The Family Property Act
This act governs the division of family property between married spouses or couples who have lived together as spouses for at least two years. The Act does not apply to other individuals.
The Act recognizes that both spouses contribute to child care, household management and financial support. Generally speaking, each spouse is entitled to an equal share of their family property subject to some exceptions and exemptions. These exceptions and exemptions do not apply to the family home.
In dividing family property the court will not consider a spouse’s improper or immoral conduct unless the conduct has financial consequences. For example, the court will always consider whether a spouse has been wasting family property, giving it away or selling it to avoid having it divided. They will also consider whether a spouse’s conduct has been substantially detrimental to the other spouse or the household, as is sometimes the case with conduct such as excessive gambling.
If parties have not made a property agreement, as specified under the Act, either spouse can ask the court for a division of their family property. Such an application can be made at any time during the spousal relationship or immediately after the death of a spouse. Married spouses must make the application before they are divorced. Unmarried spouses must make the application within 24 months following their separation.
What Property is Included
As a general rule, family property includes any real or personal property owned by one or both spouses, or by one or both spouses and a third person, at the time an application is made under the Act. It also includes any property that one or both spouses have an interest or benefit in. Real property includes land and anything attached to the land, such as buildings. Personal property includes moveable objects like household goods, jewelry and cars. Family property also includes such things as business interests, pensions and bank accounts.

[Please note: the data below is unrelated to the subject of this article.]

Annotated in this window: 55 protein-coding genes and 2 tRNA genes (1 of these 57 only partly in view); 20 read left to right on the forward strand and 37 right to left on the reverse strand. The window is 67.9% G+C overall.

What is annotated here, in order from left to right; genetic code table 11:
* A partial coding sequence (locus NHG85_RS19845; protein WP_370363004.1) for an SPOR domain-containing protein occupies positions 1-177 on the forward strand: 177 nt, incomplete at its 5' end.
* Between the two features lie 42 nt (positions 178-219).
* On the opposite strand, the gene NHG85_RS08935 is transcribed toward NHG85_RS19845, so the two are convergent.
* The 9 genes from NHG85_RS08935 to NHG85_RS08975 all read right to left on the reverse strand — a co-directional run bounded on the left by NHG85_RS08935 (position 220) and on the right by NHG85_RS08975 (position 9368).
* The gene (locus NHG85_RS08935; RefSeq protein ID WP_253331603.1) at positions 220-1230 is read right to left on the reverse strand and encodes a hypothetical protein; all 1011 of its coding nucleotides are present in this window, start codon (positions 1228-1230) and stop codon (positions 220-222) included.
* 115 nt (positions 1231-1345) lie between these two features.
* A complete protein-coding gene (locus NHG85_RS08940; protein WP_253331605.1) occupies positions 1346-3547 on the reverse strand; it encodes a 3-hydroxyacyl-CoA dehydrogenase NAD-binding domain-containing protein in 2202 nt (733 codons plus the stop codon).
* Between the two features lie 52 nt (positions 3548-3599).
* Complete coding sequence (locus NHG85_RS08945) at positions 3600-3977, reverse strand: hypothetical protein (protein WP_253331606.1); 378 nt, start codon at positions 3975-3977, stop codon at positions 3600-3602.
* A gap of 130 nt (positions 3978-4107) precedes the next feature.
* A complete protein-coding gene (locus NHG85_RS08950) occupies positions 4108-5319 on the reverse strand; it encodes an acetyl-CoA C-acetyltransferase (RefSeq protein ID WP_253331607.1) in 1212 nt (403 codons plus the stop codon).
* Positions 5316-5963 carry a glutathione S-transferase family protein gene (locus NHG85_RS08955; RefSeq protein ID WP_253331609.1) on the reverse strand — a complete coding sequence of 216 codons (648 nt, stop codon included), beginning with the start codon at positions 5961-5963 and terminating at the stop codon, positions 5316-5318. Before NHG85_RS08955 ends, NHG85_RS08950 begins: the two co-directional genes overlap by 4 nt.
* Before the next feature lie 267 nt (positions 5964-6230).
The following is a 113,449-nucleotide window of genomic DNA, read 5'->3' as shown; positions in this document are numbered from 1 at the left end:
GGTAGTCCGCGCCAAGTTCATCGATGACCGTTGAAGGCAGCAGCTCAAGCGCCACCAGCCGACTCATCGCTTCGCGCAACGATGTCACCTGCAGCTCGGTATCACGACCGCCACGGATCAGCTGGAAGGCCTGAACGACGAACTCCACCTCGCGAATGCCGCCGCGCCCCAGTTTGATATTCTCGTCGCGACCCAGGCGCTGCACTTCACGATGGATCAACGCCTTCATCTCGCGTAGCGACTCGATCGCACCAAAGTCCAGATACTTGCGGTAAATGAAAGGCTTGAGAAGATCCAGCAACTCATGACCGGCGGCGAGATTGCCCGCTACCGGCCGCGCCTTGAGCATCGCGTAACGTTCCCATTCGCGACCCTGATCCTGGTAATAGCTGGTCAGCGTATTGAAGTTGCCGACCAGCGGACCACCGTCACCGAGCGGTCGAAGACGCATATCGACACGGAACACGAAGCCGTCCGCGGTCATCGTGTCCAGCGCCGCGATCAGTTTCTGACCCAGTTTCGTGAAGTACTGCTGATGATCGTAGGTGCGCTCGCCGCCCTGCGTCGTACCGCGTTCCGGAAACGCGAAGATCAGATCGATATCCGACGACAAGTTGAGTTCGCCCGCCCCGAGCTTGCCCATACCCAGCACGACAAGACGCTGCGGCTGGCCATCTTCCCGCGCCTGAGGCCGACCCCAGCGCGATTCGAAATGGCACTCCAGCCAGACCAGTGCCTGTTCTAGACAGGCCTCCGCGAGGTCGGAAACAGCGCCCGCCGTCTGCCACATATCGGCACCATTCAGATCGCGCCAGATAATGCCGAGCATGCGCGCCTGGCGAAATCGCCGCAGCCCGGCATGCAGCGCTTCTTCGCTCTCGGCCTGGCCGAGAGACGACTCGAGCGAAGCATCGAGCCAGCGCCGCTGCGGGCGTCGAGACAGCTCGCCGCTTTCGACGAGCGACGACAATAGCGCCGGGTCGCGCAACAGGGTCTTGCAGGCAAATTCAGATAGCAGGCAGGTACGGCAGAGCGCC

Exemptions - What Property is Not Included
The value of property acquired before the spousal relationship began – other than the family home and household goods – is exempt from distribution unless a court orders otherwise. This means that the value of that property at the time the spousal relationship began would not be divided under the Act. The spouse who owned the property would receive the property or the amount that it was worth at the start of the spousal relationship. Any increase in the value of the property since that time could, however, be divided under the Act.
This exemption applies to property that was owned by one spouse before the relationship began as well as property that was given as a gift or inheritance before the spousal relationship began, unless the gift or inheritance was intended for both parties.
Some other family property is also exempt from distribution, including things like one spouse’s settlement from a civil court case or insurance claim for something other than property, and property acquired after divorce or, in the cases of unmarried spouses, more than 24 months after the couple stopped living together. Income earned on exempt property or any appreciation in value on exempt property is also exempted from distribution under the Act. In addition Family property that has been dealt with under a valid property agreement between the spouses is exempt from distribution under the Act.
A court could reject a claim that certain property was exempt if the court was satisfied that the exemption would be unfair. In addition to the considerations discussed under exceptions, the court will also consider…
- contributions of any kind by one spouse to the other spouse, their children or property
- contributions of any kind to acquiring, maintaining, improving or using exempt property
- the value of other property that is available for distribution
- any other relevant fact or circumstance
All family property is presumed to be shareable unless a spouse satisfies the court that it should be exempt from distribution.
* Under the Act debts are not considered property and are not divided between the spouses. They may, however, be factored into the overall division of family property. This is discussed in more detail under Other Family Property and Property Agreements.
How Property is Divided
Property may be physically divided, leaving each spouse with possession of a variety of items making up their share of family property. Because many assets, such as a car, cannot be cut in half, one spouse may get the whole of that particular item and the other spouse may get something else of equivalent value.
Options for Protecting Family Assets Pending Distribution
A court can make an order preventing a spouse from selling, giving away or absconding with property if they are satisfied that the spouse is wasting family property and jeopardizing the family’s financial security or attempting to avoid a division of it under the Act.